It looks like a mixed bag but I don’t think we’re coming across yet as a party that’s ready to govern. You do need to fill in the blanks. It’s all right saying to want to borrow to invest – we did that in government with Alastair Darling and Gordon Brown. We were anti-austerity. That’s why there was a fiscal deficit – because the alternative was austerity. But you have to say where the money is coming from. It’s great to spend money but if you are a party of government you have to say where it’s coming from.
Some would say we can borrow very cheaply at the moment…
Well, we should. And that was Ed Miliband’s policy but he seemed strangely unable to articulate it and was frightened of it at the 2015 election. As you rightly say, there’s no better time to borrow to invest. But that’s not new – Jeremy has been lauded for having new anti-austerity policies but that was our policy in government. I sat round the Cabinet table when we bailed out the banks because the alternative was unthinkable: people losing their savings and their mortgages. And then we lowered VAT to get people spending again, we introduced the Future Jobs Fund to get 18-24 year olds into work and we introduced the car scrappage scheme to get industry moving.
All of that added to the fiscal deficit – when the Tories came in they didn’t inherit a recession and deliver growth. It was the other way around. They inherited growth and then crashed it as a result of their austerity. So that’s nothing new. With Jeremy it’s not about policy – it’s about competence. Is he capable of leading us into power, and that’s a very important question we have to answer. Because power without principles is immoral but principles without power is futile. We need to get into government so we can introduce our policies.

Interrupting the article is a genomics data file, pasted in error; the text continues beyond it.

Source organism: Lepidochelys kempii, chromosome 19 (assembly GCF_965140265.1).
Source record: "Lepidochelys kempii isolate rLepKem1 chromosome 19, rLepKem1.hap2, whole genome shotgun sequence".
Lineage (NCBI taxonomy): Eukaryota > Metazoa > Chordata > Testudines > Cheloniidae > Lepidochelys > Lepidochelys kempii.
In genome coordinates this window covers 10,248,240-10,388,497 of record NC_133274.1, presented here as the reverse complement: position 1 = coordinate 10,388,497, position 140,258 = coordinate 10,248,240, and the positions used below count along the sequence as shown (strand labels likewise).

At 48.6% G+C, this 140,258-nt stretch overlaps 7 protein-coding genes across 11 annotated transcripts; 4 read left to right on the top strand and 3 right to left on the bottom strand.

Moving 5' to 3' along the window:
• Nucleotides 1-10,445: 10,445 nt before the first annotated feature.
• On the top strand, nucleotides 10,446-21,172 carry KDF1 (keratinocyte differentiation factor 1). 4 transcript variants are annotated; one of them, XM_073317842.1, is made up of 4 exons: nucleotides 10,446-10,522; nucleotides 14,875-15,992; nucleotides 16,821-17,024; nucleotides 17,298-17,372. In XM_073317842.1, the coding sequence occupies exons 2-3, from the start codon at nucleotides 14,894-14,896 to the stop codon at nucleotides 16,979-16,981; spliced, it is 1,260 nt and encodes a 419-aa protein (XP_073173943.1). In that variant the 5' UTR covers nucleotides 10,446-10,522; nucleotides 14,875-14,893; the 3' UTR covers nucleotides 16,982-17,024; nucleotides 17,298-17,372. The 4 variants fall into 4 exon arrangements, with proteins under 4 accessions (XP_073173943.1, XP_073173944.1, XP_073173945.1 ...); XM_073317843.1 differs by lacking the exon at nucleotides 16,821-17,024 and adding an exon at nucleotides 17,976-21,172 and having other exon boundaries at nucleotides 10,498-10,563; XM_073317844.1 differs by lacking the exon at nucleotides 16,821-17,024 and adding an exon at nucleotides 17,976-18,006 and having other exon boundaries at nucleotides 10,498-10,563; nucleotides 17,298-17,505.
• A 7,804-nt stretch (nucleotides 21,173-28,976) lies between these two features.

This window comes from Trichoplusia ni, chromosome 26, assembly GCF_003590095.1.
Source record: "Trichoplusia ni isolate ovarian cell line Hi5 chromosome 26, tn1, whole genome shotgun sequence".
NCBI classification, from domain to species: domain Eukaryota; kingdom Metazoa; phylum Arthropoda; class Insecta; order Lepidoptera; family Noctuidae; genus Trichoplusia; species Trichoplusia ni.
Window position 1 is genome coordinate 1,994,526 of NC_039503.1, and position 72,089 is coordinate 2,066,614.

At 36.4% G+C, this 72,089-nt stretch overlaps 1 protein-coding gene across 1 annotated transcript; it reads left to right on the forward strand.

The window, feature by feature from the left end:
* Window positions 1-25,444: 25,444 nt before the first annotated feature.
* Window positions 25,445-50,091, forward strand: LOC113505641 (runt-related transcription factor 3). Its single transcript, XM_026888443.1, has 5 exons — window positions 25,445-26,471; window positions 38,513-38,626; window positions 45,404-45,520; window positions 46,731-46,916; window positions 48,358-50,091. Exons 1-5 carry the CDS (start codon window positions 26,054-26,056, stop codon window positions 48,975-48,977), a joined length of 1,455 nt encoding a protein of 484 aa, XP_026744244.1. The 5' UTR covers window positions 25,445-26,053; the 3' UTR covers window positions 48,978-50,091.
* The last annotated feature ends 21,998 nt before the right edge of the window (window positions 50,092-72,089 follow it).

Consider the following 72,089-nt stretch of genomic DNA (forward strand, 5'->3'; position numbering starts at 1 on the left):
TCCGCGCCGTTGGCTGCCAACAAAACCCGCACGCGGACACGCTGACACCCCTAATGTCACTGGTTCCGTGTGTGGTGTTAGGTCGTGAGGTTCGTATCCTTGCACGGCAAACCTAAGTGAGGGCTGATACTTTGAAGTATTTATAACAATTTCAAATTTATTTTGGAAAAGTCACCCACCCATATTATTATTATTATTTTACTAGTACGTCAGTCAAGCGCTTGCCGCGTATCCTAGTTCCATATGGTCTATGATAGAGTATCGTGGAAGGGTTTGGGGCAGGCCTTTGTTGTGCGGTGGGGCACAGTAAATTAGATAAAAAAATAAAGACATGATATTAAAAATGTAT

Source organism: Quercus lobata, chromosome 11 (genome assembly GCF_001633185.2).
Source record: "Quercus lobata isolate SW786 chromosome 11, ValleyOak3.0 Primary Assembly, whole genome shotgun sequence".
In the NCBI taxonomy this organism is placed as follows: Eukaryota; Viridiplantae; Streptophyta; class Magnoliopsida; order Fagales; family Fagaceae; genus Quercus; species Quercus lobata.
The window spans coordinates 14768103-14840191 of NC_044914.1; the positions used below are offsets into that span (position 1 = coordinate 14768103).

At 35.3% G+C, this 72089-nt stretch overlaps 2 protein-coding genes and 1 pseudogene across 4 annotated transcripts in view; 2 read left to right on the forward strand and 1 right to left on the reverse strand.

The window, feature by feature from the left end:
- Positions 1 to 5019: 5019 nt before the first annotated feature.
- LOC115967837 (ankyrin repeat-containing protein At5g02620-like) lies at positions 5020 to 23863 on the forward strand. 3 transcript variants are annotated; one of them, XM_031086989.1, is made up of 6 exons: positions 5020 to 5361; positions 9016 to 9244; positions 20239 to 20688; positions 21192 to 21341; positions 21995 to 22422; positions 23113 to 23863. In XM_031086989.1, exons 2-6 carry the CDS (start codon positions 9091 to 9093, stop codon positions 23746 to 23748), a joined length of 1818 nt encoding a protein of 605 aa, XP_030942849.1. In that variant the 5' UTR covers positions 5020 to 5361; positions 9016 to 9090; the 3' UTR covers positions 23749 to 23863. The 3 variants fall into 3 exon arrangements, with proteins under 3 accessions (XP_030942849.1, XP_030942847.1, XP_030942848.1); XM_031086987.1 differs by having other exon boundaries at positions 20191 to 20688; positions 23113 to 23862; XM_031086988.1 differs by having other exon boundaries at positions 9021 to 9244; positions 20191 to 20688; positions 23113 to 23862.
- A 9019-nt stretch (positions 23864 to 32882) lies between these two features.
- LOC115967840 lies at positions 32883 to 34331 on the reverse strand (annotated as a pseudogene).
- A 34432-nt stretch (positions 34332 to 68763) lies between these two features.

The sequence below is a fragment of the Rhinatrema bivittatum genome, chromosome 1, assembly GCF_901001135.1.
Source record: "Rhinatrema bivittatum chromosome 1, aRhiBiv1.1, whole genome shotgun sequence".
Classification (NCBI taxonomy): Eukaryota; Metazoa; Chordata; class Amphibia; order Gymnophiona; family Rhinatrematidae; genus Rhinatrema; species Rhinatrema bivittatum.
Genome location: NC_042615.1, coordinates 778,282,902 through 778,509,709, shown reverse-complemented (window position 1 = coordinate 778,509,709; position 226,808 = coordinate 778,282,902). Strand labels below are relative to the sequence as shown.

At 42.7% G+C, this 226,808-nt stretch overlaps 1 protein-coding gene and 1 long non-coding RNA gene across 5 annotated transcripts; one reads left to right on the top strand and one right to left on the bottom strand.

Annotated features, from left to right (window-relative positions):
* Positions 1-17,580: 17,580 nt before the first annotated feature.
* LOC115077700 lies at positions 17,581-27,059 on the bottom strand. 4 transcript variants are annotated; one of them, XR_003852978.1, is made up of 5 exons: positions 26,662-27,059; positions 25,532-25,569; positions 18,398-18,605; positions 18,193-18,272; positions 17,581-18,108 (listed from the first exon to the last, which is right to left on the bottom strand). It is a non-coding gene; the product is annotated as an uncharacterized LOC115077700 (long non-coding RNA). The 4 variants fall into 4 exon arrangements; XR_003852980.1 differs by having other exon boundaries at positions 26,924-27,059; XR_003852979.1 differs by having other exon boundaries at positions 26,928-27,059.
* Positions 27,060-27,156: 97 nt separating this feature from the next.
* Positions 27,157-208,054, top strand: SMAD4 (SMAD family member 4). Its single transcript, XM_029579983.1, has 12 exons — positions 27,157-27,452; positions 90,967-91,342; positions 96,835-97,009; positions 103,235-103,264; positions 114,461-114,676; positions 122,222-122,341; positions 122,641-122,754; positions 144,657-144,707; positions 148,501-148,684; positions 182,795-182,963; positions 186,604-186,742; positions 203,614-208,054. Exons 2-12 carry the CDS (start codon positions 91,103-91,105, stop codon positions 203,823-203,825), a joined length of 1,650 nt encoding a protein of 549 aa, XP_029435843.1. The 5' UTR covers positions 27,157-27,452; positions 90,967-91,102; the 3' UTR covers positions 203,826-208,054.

You were prominent in the Remain campaign. Were there lessons to have learnt?
There were. The major umbrella campaign that got all the money – I ran the Labour campaign – was determined not to speak about immigration. They said look, it’s got to be about the economy and that will trump everything else. And if we talk about immigration we’ll just get on to our opponents’ territory. But it was very clear that at some stage we were going to have to address this, particularly when net migration figures came out at the end of May – 330,000, a record. There was Cameron having stupidly pledged to get it down to the tens of thousands. And here we were six years later with the highest figure ever recorded. It was 160,000 when I was home secretary, by the way.
There was a very good argument that being in the EU actually helps us with immigration